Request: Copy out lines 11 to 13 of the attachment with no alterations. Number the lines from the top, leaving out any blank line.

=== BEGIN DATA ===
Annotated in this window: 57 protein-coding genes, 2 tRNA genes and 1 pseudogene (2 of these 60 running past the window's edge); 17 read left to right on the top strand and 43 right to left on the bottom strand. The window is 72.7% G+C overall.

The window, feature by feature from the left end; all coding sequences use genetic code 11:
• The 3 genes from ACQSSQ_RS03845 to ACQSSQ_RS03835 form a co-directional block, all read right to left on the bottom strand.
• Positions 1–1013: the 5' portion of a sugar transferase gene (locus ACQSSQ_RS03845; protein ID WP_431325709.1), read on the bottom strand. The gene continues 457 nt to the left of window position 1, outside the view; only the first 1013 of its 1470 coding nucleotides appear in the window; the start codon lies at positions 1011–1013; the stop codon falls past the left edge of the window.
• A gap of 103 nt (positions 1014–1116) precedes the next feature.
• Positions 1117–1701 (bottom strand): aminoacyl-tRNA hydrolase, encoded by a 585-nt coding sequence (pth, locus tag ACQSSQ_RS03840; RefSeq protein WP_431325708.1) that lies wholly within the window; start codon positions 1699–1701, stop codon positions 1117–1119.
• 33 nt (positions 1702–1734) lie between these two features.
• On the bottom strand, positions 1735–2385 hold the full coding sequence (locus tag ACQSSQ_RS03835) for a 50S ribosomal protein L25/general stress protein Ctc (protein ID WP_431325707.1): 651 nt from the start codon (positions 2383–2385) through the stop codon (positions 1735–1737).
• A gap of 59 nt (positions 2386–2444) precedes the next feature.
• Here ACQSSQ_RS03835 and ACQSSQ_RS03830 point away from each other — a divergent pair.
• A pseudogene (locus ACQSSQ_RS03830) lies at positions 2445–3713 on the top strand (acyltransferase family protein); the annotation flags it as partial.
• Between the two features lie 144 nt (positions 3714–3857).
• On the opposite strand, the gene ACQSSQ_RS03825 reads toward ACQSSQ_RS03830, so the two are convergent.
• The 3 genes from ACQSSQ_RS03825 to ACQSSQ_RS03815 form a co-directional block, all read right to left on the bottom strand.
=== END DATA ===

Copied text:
• A pseudogene (locus ACQSSQ_RS03830) lies at positions 2445–3713 on the top strand (acyltransferase family protein); the annotation flags it as partial.
• Between the two features lie 144 nt (positions 3714–3857).
• On the opposite strand, the gene ACQSSQ_RS03825 reads toward ACQSSQ_RS03830, so the two are convergent.